The Plymouth Building, erected in 1951, consists of the Woodruff Chapel, which was used by children in conjunction with Sunday school classes in the West and East Wings.

There are many long-time members today who remember Sunday School and children's church at the Plymouth Building. It was there that they became acquainted with Bible stories and the saints of the church who made it their minstry to nurture faith in young people.

In recent years, the Christian Education ministry has continued to raise our young people in faith. Our Sunday School classes, mostly held in the Main Church, and nursery care, are our way of fulfilling our promise to love, support, and care to all who live and grow in Christ.
Our youth ministry draws dozens of middle school (JPF, meets Sundays, 6:30-8:00 PM in Fellowship Hall) and high school students (Senior PF, meets Sundays, 6:30-8:00 PM in the West Wing of the Plymouth Buliding) on most Sundays.

We continue to emphasize that Christian education and faith formation are lifelong endeavors. Over the years we have held countless discussion sessions, Bible studies, book groups, Women's Fellowship and other group events for adults to be formed in faith.

Current Minister of Christian Education, Kelsey DeCarlo, brings a passion for education, spirituality, and fellowship to the ministry as she partners with the Christian Education Ministry.

7. 1961: Joins the United Church of Christ
The history of the worldwide church has mostly included divisions over time. Very few churches, let alone traditions, have reunited as our two churches did in 1926.
But some Protestant leaders in the early decades of the 20th century sowed the seeds for a major reunion.

The first seeds were sown when two smaller unions took place in the 1930s. Two German traditions, the Evangelical Church and the German Reformed Church, united in the 1930s to form the Evangelical & Reformed Church ("E & R"). The historical tradition of our church, the Congregationalists, combined with a part of the Christian Church (a non-denominational tradition before the term was coined) to form the Congregational Christian Church around the same time.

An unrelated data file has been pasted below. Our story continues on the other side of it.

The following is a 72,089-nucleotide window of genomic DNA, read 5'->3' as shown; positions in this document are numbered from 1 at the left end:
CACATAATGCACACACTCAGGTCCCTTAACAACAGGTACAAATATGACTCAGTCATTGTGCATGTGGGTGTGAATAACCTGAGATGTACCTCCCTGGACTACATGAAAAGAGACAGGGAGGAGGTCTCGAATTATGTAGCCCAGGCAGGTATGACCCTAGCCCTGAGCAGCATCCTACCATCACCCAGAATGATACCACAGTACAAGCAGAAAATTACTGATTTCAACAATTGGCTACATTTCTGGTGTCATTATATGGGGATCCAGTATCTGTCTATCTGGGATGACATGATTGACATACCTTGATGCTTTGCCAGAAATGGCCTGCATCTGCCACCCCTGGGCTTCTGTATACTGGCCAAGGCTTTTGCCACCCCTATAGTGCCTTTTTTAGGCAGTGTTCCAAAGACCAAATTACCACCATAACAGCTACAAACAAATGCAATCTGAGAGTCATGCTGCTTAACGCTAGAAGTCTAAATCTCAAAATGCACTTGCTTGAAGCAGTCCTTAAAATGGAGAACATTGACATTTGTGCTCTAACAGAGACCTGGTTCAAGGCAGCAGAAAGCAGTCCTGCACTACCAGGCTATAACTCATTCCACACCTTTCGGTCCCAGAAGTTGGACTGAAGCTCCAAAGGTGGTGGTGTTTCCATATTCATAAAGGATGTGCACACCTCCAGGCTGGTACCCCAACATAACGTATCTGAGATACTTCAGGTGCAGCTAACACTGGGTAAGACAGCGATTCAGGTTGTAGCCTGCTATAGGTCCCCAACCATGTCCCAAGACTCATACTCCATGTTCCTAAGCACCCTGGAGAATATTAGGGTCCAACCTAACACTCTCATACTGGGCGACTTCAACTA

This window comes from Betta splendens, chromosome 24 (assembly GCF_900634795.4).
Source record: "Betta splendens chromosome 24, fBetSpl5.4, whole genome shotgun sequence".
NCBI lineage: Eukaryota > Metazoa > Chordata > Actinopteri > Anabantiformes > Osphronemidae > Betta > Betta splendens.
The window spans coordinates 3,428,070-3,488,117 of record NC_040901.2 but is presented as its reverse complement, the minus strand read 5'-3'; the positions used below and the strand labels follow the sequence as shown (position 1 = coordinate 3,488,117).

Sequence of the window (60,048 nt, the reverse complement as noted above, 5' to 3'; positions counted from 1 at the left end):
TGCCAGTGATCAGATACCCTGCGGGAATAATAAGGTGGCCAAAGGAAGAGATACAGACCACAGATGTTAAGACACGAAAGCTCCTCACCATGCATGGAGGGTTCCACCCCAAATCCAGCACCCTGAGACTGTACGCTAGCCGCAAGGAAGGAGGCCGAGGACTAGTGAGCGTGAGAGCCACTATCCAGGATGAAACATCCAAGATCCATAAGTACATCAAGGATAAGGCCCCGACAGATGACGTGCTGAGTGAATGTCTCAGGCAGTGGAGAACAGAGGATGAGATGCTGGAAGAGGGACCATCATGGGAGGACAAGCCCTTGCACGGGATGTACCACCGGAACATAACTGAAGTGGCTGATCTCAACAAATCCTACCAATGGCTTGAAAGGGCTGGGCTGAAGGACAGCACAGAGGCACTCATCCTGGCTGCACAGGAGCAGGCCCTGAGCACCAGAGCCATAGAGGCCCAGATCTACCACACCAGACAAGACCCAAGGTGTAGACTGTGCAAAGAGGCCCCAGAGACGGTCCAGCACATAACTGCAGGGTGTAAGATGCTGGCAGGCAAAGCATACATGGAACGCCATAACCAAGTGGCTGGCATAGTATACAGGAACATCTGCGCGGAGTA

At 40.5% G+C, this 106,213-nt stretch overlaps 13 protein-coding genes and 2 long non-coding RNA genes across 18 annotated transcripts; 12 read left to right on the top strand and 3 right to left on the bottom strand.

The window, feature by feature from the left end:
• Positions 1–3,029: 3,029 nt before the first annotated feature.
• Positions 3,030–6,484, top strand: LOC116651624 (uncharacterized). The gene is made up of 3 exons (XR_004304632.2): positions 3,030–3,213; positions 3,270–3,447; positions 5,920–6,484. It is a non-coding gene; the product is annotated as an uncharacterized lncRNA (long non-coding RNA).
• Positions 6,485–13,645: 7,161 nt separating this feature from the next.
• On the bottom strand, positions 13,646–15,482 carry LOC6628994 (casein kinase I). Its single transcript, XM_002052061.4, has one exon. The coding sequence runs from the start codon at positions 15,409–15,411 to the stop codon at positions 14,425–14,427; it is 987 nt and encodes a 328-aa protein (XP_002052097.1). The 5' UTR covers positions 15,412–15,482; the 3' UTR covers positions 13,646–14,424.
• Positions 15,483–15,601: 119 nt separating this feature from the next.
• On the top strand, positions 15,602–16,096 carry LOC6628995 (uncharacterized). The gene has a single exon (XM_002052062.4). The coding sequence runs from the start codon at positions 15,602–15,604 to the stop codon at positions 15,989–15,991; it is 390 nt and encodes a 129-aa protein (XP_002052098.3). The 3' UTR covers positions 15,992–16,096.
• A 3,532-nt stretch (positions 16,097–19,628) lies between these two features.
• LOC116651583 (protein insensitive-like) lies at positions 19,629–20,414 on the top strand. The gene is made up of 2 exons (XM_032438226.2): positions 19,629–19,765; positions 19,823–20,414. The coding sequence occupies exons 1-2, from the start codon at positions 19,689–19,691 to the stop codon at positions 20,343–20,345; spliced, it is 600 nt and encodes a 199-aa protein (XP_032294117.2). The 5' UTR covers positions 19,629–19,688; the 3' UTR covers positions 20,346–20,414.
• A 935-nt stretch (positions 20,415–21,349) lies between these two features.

Leaders of the two "new" denominations both took part in a Bible study in St. Louis, MIssouri, and came up with the idea of further uniting. In 1957, a vote was taken by the two traditions to potentially join together to form an even newer tradition: The United Church of Christ.

There were a couple of bumps in the road. For one thing, the E & R churches decided that each church would vote on whether to join the UCC or not, and the majority would win for ALL the churches. A large majority voted in favor and the merger was on.

The Congregational-Christian churches set the merger up differently on their side. Each church would get to decide on its own whether it would join or not. Congregational Churches in New England generally took a while to decide. 

In 1961, the First United Church of MIlford voted, like most but not all Congregational churches, to join the United Church of Christ. Ever since, we have been a member of the New Haven Association of the Connecticut Conference of the U.C.C. Members of our church have served as delegates to many of the General Synods where direction is given to the national setting of the U.C.C.

8. 1960-2: Music Ministry Scores Its Centerpiece Instrument
The music ministry at First Church Milford has both been a constant force but also an evolving one for our faith community. The church began its history without any instruments at all. Like most early Congregational New England churches, our ancestors simply sang psalms with a music leader pounding a rod into the floor to keep the rhythm. Later there was likely an upright bass to carry the tune.

By the mid-19th century, the hymns being sung had become more complicated and melodious, and technology had helped make advancements in the contraptions we know as pipe organs, so First Church installed one in the Sanctuary.

In the 1950s, the church made a strong commitment to its music ministry by hiring Frank Mulheron as its first full-time Music Director. First Church has become Milford's center for sacred music and performance, and Mulheron was by many accounts a dynamic and inspirational musician and teacher.

But the organ at the time was older and was situated behind the pulpit, with the choir singing in the chancel area. The music leaders decided that they could fit a larger organ at the other end of the Sanctuary, above the narthex (lobby) in the balcony, with the choir tucked in where they would not be constantly on display.